Are Hades/Sheol and Gehenna the same place? And if they are two different places, what happened to Hades after Christ resurrected?
Sheol/Hades, and Gahenna are all words for hell used in the Bible but they mean very different things.
Sheol is the Hebrew word for the realm of the dead used in the Old Testament. It is sometimes translated as “the netherworld” and it is the resting place of the good (Genesis 37:35) and of the evil (Numbers 16:30).
When the OT was translated from Hebrew to Greek around 200BC the word Hades was used. Today it is still common to see Hades used over Sheol in English translations of the OT because in the early Church (and really for most of Christian history) the Greek OT was the preferred version. Of the 350 OT quotes in the NT (mostly made by Jesus and Paul) around 300 of them quoted from the Greek OT and around 50 quoted from the Hebrew OT.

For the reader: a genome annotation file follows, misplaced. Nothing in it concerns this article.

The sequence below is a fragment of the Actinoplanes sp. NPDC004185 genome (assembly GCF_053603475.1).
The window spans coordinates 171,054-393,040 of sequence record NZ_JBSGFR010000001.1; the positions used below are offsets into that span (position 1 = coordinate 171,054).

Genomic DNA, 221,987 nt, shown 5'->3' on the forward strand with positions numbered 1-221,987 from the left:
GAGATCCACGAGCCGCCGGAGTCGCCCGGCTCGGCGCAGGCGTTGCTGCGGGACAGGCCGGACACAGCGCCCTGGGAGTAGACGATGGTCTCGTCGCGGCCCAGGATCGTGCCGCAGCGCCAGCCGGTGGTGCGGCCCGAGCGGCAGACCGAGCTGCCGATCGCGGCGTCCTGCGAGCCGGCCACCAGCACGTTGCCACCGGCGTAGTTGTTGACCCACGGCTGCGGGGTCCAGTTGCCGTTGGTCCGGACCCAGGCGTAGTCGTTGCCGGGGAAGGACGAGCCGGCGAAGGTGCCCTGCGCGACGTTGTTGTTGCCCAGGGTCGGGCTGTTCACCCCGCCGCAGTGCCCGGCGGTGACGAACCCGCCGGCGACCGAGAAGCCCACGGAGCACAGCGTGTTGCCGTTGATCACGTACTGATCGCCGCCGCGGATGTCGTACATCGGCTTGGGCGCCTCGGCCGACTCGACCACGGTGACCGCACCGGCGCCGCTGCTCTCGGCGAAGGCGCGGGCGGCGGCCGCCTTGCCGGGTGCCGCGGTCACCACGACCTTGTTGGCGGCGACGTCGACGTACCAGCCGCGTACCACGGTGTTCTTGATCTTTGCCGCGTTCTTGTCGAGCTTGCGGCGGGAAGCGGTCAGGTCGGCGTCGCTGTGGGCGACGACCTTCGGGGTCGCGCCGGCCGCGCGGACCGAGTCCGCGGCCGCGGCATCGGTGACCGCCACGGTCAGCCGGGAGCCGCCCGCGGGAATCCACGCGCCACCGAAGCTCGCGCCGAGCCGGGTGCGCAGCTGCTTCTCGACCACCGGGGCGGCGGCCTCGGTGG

Sheol/Hades is the same place as the “bosom of Abraham” where both Lazarus and the rich man found themselves after death (Luke 16:19-31). By the Middle Ages it was most commonly referred to as Limbus patrum or the Limbo of the Fathers. It is where the righteous and the unrighteous alike were gathered in death until the Resurrection of Christ. Until Christ redeemed mankind heaven was not reachable. At his death Jesus entered Hades and took the righteous dead with him to heaven. This is known as the “Harrowing of Hell” and is what is meant by “He descended into hell” in the Apostle’s Creed and is likely what is referred to in 1 Peter 3:19 and 4:6.
Gehenna is the Greek word used in the New Testament that corresponds to what we typically think of as hell, sometimes called perdition. It is the eternal punishment (Matthew 25:46; Mark 9:42-48; Revelation 14:11, 20:10; etc.) of the damned.
The book of Revelation shows Hades (Sheol, the bosom of Abraham, the Limbo of the Fathers) itself being cast into hell (Gehenna) at the Final Judgement. (Revelation 20:11-15)